Looking first at the consumption of beef across the globe, the data has shown that consumption in Ireland has remained steady over the last 15 years. The same, however, cannot be said for countries such as Australia, the US and Canada, where consumption has fallen by 30%, 17% and 20%, respectively.

Asian countries represent the largest increase in beef consumption over the last 15 years, with India (59%) and China (44%) all seeing a strong surge in demand. Other counties that had a large rise in consumption from 2002 were Brazil and South Africa, up 45% and 37% respectively.

Calves weaned per 100 cows globally.

Suckler performance

A look at the performance of the Irish suckler sector identified that Irish producers rank highly on the number of calves weaned per cow per year in comparison to our global competitors. Ireland is the third-highest performer in the EU with 93 calves weaned per 100 cows, falling just behind Poland and Sweden. Outside of Europe, Ireland is outperforming all of the South American and African countries. The US is the only North American country matching Ireland, while of the Asian countries, only China is surpassing our performance.

Total costs in suckler sector globally (€/kg).


In terms of costs, Ireland is again the third-best performer in Europe, with costs of €2.81/kg. France is slightly lower at €2.70/kg, while the Ukraine has costs of only €1.08/kg. All of the South American countries have lower production costs as well as Canada, Australia and South Africa.

Total returns in suckler sector globally (€/kg).

Total returns

Suckler enterprises in Ireland have total returns of €2.50/kg on average, according to agri benchmark. This puts Ireland on approximately the same level of returns as the UK and the US. Other countries of interest include Brazil, which has estimated returns of €1.25/kg, Argentina has returns of €1.70/kg and France has returns higher than Ireland of €2.85/kg.

Global dependence on Direct Payments.

Dependence on direct payments

So far, Ireland’s performance across the global marketplace has been relatively strong. Costs are low and productivity is high. Where Ireland suffers is its heavy dependence on direct payments – but Ireland is not the only one. Agri benchmark data shows that the whole of the EU is quite dependent on direct payments as a part of income.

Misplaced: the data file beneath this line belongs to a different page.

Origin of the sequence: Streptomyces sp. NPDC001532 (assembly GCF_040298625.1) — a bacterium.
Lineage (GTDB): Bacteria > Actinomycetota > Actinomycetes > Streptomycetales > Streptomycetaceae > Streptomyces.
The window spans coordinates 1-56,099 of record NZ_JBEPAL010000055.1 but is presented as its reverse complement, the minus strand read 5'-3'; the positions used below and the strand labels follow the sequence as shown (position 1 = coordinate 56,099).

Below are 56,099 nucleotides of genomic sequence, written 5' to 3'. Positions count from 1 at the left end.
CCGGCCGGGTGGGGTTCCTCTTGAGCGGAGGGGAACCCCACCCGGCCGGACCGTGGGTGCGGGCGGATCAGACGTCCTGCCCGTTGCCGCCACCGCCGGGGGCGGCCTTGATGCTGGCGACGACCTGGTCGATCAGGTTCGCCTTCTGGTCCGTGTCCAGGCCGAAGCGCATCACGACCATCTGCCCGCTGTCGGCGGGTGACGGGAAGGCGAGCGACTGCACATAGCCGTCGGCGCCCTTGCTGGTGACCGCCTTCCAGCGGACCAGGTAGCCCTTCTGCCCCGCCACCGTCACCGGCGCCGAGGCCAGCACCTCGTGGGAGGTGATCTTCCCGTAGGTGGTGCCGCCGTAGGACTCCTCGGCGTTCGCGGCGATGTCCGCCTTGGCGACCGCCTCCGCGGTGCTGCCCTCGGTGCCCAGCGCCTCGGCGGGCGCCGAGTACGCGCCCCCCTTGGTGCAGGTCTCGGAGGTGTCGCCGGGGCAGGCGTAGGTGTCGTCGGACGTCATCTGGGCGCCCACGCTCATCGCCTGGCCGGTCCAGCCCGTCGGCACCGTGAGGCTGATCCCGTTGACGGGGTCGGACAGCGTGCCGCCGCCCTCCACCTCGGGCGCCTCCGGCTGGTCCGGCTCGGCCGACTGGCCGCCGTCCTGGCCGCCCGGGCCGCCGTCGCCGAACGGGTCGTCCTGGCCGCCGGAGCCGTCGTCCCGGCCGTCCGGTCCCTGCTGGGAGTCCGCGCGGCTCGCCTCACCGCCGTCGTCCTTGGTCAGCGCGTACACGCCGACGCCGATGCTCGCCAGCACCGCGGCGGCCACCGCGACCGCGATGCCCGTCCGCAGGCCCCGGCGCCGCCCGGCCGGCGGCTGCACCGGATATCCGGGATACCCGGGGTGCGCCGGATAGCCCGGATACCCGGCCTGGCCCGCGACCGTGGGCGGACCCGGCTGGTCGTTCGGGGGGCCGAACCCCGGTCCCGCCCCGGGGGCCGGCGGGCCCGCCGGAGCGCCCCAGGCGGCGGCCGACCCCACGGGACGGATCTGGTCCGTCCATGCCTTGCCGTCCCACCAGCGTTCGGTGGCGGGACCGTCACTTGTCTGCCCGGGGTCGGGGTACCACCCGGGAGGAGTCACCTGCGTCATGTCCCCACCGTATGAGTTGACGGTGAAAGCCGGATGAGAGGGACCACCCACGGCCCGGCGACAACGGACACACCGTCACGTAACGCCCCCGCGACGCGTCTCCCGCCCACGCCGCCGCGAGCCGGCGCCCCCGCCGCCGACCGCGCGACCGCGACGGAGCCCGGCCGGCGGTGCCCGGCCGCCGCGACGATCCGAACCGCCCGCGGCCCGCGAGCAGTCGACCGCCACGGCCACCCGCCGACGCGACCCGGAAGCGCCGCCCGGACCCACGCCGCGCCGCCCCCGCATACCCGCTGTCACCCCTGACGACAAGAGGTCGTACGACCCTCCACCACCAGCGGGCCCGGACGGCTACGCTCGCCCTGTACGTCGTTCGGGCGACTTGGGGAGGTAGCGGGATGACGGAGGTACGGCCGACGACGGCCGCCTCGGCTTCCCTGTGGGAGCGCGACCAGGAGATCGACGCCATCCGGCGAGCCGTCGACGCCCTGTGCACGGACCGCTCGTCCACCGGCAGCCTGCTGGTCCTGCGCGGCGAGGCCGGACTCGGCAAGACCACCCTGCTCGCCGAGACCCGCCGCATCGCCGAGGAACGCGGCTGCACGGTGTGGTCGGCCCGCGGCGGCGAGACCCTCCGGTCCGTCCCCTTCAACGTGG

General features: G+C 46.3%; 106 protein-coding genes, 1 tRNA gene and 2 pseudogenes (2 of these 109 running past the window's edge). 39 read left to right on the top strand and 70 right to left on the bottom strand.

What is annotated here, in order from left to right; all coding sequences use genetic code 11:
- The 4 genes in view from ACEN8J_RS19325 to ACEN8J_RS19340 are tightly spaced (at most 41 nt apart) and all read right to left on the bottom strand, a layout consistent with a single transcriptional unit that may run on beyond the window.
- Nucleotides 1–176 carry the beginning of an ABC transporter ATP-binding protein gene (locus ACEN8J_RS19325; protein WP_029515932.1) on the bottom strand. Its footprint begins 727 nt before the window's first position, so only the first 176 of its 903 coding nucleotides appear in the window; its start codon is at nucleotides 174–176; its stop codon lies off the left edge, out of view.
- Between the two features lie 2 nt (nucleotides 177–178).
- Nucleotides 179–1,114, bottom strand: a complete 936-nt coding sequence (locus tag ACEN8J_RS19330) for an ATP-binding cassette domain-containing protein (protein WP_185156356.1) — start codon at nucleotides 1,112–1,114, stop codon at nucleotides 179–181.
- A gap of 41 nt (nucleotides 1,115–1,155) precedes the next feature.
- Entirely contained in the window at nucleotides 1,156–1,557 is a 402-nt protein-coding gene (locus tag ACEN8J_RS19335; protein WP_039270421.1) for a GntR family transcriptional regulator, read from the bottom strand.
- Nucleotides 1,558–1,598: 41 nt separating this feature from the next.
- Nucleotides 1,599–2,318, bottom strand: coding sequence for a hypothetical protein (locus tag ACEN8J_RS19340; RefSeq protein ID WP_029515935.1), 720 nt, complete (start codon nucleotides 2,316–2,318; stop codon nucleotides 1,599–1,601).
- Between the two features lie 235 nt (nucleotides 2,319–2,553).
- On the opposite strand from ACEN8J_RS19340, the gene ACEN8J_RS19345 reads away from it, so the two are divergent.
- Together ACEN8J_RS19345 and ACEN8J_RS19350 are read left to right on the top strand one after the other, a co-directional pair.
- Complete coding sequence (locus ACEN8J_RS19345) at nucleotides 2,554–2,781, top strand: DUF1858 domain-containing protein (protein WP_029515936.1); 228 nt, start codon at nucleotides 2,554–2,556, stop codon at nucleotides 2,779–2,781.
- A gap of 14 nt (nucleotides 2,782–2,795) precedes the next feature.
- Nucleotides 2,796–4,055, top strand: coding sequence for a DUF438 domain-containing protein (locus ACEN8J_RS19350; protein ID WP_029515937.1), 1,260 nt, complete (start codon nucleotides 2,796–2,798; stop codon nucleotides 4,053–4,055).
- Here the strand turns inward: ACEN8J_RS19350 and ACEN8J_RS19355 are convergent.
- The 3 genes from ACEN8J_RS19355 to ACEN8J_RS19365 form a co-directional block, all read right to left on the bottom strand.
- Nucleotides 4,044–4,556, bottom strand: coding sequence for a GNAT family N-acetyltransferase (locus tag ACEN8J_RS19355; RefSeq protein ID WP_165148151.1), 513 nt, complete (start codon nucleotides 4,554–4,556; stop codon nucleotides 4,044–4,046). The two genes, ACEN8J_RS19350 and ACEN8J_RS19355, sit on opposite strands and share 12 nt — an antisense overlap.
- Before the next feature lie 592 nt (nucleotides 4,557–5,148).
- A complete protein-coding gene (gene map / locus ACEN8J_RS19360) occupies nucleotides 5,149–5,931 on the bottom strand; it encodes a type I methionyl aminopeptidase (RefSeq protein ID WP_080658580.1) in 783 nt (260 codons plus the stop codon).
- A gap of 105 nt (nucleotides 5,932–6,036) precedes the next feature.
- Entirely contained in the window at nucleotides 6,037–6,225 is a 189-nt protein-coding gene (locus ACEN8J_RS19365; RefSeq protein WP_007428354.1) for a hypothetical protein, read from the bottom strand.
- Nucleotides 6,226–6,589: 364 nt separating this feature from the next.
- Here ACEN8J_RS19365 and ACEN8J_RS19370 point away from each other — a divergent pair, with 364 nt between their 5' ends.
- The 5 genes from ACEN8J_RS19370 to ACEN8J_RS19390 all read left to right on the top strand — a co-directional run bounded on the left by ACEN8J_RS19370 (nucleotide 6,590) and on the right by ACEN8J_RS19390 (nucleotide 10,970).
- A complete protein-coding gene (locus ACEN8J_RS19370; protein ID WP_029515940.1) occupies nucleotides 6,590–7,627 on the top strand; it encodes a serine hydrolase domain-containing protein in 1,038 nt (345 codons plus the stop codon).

Positives and negatives

Claus Deblitz concluded his presentation with what he believed were the greatest positives and negatives of the Irish suckler sector. He identified a strong export industry, our green image and our increased production with a limited land resource as major positives. However, he also highlighted some weaknesses, in particular our heavy dependence on the UK, high costs in beef finishing, small farm structures and farm succession struggles. Table 1 below outlines the full list of positives and negatives.

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Over 8,000 farmers use our technology – James Creevy, Herdwatch
We caught up with James Creevy from Herdwatch at the Irish Farmers Journal's industry day that was held last week on Tullamore Farm.

Creevy explained what Herdwatch does and why it is a benefit to farmers. Herdwatch is now the number one farm management app in Ireland and there are over 8,000 farmers using the technology across Ireland and the UK.

Herdwatch was started in Roscrea, Co Tipperary in 2011 by Fabien Peyaud. His initial research, backed by FRS Farm Relief Services and CEO Peter Byrne, showed that over 90% of cattle farmers did not use any form of herd management software.